- مبلغ: ۸۶,۰۰۰ تومان
- مبلغ: ۹۱,۰۰۰ تومان
The performance of protocols and architectures for upcoming vehicular networks is commonly investigated by means of computer simulations, due to the excessive cost and complexity of large-scale experiments. Dependable and reproducible simulations are thus paramount to a proper evaluation of vehicular networking solutions. Yet, we lack today a reference dataset of vehicular mobility scenarios that are realistic, publicly available, heterogeneous, and that can be used for networking simulations straightaway. In this paper, we contribute to the endeavor of developing such a reference dataset, and present original synthetic traces that are generated from high-resolution real-world traffic counts. They describe road traffic in quasi-stationary state on three highways near Madrid, Spain, for different time-spans of several working days. To assess the potential impact of the traces on networking studies, we carry out a comprehensive analysis of the vehicular network topology they yield. Our results highlight the significant variability of the vehicular connectivity over time and space, and its invariant correlation with the vehicular density. We also underpin the dramatic influence of the communication range on the network fragmentation, availability, and stability, in all of the scenarios we consider.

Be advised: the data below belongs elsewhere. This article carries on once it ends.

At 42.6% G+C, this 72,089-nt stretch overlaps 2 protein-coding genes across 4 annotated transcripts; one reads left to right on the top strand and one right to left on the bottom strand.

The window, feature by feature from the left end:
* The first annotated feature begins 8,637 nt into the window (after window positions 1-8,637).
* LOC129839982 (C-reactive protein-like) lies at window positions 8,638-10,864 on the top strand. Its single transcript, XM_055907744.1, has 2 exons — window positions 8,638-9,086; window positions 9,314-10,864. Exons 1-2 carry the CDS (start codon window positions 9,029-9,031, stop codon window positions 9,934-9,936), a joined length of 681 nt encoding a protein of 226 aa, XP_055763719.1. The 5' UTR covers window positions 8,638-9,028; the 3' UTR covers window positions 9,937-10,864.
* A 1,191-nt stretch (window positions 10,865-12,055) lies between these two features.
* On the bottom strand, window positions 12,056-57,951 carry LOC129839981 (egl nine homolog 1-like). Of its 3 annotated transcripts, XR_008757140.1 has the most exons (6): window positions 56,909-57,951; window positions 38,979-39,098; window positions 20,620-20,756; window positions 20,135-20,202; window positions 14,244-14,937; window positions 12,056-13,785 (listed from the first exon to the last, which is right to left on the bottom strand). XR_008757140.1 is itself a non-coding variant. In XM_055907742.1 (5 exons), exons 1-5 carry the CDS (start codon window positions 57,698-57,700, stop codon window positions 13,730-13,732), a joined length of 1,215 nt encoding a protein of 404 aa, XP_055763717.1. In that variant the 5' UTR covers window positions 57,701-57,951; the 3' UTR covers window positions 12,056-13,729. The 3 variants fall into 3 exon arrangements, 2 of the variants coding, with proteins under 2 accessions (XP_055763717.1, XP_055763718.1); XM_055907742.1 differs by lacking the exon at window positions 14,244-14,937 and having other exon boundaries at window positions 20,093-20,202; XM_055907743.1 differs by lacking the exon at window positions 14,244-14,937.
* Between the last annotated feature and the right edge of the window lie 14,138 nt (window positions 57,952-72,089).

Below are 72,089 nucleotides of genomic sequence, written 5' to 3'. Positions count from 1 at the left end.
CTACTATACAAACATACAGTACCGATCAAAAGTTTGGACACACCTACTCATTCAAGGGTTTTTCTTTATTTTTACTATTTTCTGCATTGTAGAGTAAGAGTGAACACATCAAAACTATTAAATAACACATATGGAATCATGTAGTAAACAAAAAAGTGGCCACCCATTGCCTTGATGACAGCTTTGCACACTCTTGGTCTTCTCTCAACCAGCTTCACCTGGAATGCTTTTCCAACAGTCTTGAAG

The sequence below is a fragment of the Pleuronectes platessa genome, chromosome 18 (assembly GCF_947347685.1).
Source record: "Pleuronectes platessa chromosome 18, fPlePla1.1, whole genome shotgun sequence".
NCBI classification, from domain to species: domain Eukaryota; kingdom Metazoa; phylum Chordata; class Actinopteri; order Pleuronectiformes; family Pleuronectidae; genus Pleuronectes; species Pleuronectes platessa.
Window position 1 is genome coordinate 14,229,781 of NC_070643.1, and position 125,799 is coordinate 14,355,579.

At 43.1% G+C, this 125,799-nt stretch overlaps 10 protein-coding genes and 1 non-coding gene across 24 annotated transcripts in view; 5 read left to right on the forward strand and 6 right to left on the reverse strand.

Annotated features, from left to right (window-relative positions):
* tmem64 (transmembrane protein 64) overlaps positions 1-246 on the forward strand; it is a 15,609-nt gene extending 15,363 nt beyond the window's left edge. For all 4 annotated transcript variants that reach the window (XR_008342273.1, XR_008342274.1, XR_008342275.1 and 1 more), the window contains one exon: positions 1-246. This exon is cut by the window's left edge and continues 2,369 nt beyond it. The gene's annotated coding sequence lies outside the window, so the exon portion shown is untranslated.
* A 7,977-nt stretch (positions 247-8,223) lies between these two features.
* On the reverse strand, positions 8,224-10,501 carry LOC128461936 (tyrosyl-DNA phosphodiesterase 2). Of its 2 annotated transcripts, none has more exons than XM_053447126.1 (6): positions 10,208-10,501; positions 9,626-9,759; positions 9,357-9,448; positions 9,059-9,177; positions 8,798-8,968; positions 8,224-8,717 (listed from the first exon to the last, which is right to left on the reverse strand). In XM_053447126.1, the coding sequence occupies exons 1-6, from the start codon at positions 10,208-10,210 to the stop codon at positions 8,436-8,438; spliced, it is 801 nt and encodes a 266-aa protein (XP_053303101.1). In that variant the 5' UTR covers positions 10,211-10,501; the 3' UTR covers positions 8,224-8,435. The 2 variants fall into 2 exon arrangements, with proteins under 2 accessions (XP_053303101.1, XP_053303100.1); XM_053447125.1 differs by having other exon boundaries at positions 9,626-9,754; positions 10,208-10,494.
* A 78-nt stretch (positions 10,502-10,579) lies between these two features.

7. Conclusions and open issues
In this paper, we employed fine-grained road traffic counts collected on real- world highways in proximity of Madrid, Spain, to generate synthetic traces of vehicular mobility along those road segments. An original approach to the parameterization of well-known microscopic vehicular mobility models allowed us to obtain realistic descriptions of quasi-stationary unidirectional traffic in heterogeneous conditions, including different highways, weekdays and measurement hours. These traces are publicly available and, to the best of our knowledge, represent the current state of the art in highway traffic datasets for networking studies. We carried out a comprehensive topological analysis on the mobility traces, confirming that: (i) the communication range and the vehicular density are the factors that primarily control the connectivity of highway vehicular networks; (ii) vehicular networks are not small-world or scale-free in nature. In addition, we unveiled the three-phase dependence of connectivity on network size, and its potential general validity across highway scenarios. We also quantified for the first time the actual availability and stability of the system.